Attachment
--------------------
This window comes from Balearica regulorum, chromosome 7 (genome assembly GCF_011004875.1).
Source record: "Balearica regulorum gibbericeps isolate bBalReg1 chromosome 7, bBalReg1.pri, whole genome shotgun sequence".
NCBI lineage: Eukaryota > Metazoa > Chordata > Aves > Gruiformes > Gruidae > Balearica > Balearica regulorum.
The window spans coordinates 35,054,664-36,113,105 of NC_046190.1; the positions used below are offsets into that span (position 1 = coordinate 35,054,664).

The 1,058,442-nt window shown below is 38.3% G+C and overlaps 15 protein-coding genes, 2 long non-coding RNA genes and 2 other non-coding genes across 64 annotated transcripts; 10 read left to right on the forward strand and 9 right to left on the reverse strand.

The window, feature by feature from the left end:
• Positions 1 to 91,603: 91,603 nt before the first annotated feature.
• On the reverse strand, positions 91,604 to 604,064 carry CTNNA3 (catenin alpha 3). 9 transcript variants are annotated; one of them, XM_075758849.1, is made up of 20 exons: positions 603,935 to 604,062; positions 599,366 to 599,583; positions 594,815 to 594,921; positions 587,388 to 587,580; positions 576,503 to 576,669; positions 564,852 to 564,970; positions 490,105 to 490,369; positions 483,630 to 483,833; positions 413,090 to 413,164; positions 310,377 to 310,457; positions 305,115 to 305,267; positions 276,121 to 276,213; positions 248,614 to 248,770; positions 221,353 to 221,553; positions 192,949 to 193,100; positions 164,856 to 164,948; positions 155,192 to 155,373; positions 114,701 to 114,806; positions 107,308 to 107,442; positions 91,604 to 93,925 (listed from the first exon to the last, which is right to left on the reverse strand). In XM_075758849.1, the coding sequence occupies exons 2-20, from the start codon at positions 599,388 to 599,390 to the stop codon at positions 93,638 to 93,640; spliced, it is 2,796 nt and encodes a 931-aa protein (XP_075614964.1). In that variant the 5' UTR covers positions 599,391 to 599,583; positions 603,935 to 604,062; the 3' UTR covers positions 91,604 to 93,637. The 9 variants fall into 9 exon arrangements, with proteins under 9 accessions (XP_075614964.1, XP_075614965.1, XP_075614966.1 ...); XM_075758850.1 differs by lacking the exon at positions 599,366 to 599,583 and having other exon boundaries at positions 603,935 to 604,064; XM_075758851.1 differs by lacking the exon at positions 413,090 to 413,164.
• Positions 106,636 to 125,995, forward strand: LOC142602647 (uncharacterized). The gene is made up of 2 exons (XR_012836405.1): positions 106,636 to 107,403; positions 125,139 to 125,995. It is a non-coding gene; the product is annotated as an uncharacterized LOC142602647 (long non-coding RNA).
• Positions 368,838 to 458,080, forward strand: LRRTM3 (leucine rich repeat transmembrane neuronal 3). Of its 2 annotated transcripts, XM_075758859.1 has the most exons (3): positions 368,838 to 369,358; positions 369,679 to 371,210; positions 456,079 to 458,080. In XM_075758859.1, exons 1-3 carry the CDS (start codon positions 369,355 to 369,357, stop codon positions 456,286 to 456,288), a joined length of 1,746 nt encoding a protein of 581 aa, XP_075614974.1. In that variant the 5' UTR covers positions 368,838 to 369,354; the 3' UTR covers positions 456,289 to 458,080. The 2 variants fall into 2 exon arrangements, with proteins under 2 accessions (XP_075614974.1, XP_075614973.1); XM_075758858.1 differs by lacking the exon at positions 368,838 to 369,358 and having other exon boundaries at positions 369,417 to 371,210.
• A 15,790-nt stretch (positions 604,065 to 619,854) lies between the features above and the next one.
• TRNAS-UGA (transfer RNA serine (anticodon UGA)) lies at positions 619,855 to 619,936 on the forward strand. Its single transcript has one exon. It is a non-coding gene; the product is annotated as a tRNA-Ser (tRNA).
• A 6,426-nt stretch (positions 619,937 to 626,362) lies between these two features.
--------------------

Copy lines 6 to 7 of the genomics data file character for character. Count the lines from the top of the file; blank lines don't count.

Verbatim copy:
The window, feature by feature from the left end:
• Positions 1 to 91,603: 91,603 nt before the first annotated feature.